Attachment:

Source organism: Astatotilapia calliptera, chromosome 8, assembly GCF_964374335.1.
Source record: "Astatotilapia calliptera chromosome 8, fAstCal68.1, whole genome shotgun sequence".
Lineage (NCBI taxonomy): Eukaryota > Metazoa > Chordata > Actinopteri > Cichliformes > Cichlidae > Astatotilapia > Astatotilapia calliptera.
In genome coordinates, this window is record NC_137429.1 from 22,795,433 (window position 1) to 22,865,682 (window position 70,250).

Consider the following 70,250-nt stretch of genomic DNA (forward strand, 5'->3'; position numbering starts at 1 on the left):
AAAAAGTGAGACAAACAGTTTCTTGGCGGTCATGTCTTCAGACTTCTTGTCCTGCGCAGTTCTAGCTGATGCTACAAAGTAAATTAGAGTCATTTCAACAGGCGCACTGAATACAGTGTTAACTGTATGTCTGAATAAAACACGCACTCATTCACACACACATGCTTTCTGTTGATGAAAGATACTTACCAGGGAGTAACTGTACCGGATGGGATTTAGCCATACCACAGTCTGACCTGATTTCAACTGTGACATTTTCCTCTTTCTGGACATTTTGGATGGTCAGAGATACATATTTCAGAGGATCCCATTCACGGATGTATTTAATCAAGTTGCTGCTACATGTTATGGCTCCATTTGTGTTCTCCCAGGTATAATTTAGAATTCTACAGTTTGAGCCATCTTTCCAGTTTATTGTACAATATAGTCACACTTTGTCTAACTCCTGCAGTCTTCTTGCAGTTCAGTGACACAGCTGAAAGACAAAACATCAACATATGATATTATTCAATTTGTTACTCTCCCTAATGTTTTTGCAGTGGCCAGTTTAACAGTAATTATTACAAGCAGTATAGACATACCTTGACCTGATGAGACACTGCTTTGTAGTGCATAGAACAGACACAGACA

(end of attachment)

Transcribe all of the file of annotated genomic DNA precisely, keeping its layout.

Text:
Source organism: Astatotilapia calliptera, chromosome 8, assembly GCF_964374335.1.
Source record: "Astatotilapia calliptera chromosome 8, fAstCal68.1, whole genome shotgun sequence".
Lineage (NCBI taxonomy): Eukaryota > Metazoa > Chordata > Actinopteri > Cichliformes > Cichlidae > Astatotilapia > Astatotilapia calliptera.
In genome coordinates, this window is record NC_137429.1 from 22,795,433 (window position 1) to 22,865,682 (window position 70,250).

Consider the following 70,250-nt stretch of genomic DNA (forward strand, 5'->3'; position numbering starts at 1 on the left):
AAAAAGTGAGACAAACAGTTTCTTGGCGGTCATGTCTTCAGACTTCTTGTCCTGCGCAGTTCTAGCTGATGCTACAAAGTAAATTAGAGTCATTTCAACAGGCGCACTGAATACAGTGTTAACTGTATGTCTGAATAAAACACGCACTCATTCACACACACATGCTTTCTGTTGATGAAAGATACTTACCAGGGAGTAACTGTACCGGATGGGATTTAGCCATACCACAGTCTGACCTGATTTCAACTGTGACATTTTCCTCTTTCTGGACATTTTGGATGGTCAGAGATACATATTTCAGAGGATCCCATTCACGGATGTATTTAATCAAGTTGCTGCTACATGTTATGGCTCCATTTGTGTTCTCCCAGGTATAATTTAGAATTCTACAGTTTGAGCCATCTTTCCAGTTTATTGTACAATATAGTCACACTTTGTCTAACTCCTGCAGTCTTCTTGCAGTTCAGTGACACAGCTGAAAGACAAAACATCAACATATGATATTATTCAATTTGTTACTCTCCCTAATGTTTTTGCAGTGGCCAGTTTAACAGTAATTATTACAAGCAGTATAGACATACCTTGACCTGATGAGACACTGCTTTGTAGTGCATAGAACAGACACAGACA